Honoring the world’s forests
By Ashley Amidon

Ashley Amidon, IWPA executive director

In a White House proclamation honoring National Forest Products Week, President Biden poignantly said, “We give thanks for the beauty of our forests and the bounty they provide:  from the lumber in our homes and the paper we print to the medicines we take, the water we drink, and the air we breathe.”

Indeed, the world's forests play an important role in our environment and economy.  As the leading international trade association for the North American imported wood products industry, IWPA (International Wood Products Association) represents nearly 200 companies and trade associations engaged in the import of hardwoods and softwoods from sustainably managed forests.  Over 80 percent of our members are small businesses, many of them multi-generational, and we support thousands of U.S. jobs.

We are united in promoting the legal and sustainable harvesting of wood products from around the world. By building understanding and demand in North America for globally sourced wood products, we are supporting the continued management of global forests for both current and future generations. This benefits the local communities that depend on the forest resource while generating economic growth and quality jobs for those who manufacture, sell, and use these remarkable products in North America.  

Forest products are found every day in the places that we live, work, and play in unique and innovative projects utilizing globally sourced wood products to create one-of-a-kind spaces and products.  They have helped create American jobs and revenue from generational family businesses to new entrepreneurs that are inspired by the many applications of exotic woods.  Many of these are featured in our award-winning publication, "International Wood: The Guide to Applications, Sources and Trends."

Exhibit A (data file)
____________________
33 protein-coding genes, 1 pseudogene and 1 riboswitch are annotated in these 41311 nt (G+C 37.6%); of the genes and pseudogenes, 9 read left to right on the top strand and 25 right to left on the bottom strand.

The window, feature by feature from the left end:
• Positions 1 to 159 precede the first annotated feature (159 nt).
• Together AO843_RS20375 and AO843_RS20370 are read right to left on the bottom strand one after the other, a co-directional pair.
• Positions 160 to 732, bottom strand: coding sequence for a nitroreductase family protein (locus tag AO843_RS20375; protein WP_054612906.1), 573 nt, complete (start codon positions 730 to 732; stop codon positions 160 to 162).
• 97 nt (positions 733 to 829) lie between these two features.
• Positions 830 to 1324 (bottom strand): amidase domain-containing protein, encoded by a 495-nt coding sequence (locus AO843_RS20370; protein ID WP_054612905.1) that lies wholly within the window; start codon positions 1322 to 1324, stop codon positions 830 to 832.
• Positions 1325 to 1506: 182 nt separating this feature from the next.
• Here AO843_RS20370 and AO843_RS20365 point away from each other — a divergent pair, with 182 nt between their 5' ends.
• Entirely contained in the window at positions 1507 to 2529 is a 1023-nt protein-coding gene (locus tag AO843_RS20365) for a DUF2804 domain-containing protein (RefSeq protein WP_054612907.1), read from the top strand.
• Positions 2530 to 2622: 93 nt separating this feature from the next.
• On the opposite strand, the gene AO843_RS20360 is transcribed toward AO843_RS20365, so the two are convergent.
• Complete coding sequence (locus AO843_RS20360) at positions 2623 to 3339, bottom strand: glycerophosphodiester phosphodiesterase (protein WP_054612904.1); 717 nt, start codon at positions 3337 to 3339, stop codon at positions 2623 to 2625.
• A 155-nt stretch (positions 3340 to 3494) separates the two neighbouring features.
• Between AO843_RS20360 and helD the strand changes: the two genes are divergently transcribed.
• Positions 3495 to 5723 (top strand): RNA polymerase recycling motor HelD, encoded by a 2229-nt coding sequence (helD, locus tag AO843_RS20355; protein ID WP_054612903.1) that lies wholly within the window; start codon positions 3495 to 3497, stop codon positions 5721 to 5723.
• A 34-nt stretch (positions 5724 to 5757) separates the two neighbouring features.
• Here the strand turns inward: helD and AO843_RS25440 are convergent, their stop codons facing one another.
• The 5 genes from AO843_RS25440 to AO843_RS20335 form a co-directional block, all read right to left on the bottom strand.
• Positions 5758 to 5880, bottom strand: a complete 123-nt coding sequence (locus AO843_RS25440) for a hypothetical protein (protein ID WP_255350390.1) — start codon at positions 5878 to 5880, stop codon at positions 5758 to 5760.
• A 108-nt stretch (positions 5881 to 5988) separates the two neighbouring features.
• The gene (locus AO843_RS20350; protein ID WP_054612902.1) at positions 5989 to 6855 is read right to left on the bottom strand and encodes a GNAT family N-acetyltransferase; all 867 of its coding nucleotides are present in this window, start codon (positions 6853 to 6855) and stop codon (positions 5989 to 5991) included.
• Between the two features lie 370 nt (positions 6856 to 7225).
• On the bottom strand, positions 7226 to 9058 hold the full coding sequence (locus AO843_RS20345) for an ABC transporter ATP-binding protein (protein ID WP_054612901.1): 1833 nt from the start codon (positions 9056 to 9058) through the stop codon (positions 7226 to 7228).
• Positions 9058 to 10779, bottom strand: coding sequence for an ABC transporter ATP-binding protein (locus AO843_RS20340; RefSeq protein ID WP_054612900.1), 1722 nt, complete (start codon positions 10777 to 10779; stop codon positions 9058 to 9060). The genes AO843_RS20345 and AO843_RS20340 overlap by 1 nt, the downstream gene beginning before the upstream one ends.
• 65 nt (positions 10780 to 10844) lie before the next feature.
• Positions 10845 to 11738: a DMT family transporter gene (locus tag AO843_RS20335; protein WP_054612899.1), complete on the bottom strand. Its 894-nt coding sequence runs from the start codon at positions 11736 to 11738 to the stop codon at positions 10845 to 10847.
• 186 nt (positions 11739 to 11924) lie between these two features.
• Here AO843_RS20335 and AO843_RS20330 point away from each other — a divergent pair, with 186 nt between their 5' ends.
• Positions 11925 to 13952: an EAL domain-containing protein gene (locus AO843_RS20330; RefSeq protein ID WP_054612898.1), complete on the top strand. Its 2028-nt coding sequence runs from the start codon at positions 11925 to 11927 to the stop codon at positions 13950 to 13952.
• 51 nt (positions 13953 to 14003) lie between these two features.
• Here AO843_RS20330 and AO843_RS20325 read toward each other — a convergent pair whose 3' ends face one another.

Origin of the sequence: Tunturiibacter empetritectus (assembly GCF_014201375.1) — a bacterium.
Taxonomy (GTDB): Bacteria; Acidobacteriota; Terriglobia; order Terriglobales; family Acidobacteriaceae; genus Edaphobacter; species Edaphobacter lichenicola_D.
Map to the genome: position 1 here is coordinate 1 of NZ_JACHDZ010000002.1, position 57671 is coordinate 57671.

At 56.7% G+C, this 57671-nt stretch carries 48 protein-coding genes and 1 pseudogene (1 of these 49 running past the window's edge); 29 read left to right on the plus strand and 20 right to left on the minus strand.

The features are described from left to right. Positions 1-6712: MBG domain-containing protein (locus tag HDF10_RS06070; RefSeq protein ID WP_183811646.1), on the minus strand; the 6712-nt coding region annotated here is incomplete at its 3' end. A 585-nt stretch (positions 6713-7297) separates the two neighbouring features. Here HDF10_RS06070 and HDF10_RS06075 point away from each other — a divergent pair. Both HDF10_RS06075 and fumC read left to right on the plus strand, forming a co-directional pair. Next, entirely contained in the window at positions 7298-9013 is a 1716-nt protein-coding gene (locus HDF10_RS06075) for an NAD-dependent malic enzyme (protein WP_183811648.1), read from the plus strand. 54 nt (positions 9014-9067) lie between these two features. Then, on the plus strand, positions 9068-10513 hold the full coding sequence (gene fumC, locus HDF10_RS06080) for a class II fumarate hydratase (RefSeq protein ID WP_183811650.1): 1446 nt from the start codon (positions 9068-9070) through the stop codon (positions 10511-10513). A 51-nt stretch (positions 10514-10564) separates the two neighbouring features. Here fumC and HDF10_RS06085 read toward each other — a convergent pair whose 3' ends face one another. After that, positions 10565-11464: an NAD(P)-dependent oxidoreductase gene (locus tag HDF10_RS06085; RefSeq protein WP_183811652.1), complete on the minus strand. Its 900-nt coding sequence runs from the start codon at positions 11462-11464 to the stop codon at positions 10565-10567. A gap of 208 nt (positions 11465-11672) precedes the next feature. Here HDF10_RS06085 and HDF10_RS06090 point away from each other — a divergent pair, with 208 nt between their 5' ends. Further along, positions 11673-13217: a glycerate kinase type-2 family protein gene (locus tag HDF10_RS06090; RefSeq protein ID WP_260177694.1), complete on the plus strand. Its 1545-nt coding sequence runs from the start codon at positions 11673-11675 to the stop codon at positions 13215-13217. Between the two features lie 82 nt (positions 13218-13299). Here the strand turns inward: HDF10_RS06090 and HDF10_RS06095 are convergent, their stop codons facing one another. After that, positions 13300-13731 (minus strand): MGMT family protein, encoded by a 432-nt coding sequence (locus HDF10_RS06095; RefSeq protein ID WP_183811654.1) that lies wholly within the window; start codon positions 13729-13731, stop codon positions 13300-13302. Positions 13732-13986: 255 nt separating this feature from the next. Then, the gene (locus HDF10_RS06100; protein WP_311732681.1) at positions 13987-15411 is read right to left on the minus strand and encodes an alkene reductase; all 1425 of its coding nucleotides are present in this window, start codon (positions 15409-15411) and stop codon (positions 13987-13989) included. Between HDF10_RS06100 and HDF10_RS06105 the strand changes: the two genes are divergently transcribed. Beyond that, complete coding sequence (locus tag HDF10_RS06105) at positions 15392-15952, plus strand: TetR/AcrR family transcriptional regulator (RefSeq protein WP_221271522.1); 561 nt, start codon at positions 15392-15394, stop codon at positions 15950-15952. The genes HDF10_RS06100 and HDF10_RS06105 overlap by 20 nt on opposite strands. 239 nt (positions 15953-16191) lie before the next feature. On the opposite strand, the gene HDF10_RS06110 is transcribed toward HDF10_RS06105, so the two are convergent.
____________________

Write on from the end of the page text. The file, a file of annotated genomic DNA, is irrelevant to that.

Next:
Danny Schwalje, owner of AVL Custom Made in Asheville, North Carolina, creates beautiful furniture including a featured river table made from beli that is a fusion of functional furniture and a unique art piece. He notes that when choosing materials for high-end, creative pieces, performance is a key criterion mixing jatoba, Guanacaste, limba, and wenge as well as varieties of maple and walnut.

The Paul Reed Smith shop in Maryland creates some of the best guitars in the world. African mahogany is ideal for making guitar bodies due to its light weight, stability, and beautiful appearance. Genuine mahogany is also quite stable but a bit more dense and therefore stronger and better suited to the fabrication of the neck of the guitar.  These woods are a win for global forests and support quality jobs in the United States.

Ipe decking remains a very popular source for designers of decking and residential landscape plans.  AdvantageLumber. com, headquartered in Sarasota, Florida, specializes in sustainable hardwood decking options. Operating lumber mills throughout South America, manufacturing more than 70 species of premium grade decking and lumber including ipe, cumaru, tigerwood, massaranduba, garapa, and more. The company’s end-to-end business model enables it to sell quality decking and lumber products at the lowest possible cost.

These are just a few examples of how our industry is creating jobs and driving economic growth to every segment of the global supply chain, from producers and service providers to importers, distributors, manufacturers, and retailers.

These economic incentives are only possible by promoting a sustainable future for the world’s forests.  That is why our industry has worked with the World Resources Institute using USAID funding to develop our Wood Trade Compliance Training and Due Diligence Tools courses. We have trained more than 300 wood trade compliance professionals in courses held across the country.

Our industry is proud to serve U.S. consumers and businesses and advance the trade in globally sourced wood from sustainably managed forests.

Source: Ashley Amidon is the executive director of the International Wood Products Association. Established in 1956, and headquartered in Virginia, IWPA is the leading international trade association for the North American imported wood products industry, representing nearly 200 companies and trade associations engaged in the import of hardwoods and softwoods from sustainably managed forests. Association members consist of three key groups involved in the import process: U.S. importers and consuming industries, offshore manufacturers and the service providers that facilitate trade. For information visit iwpawood.org.

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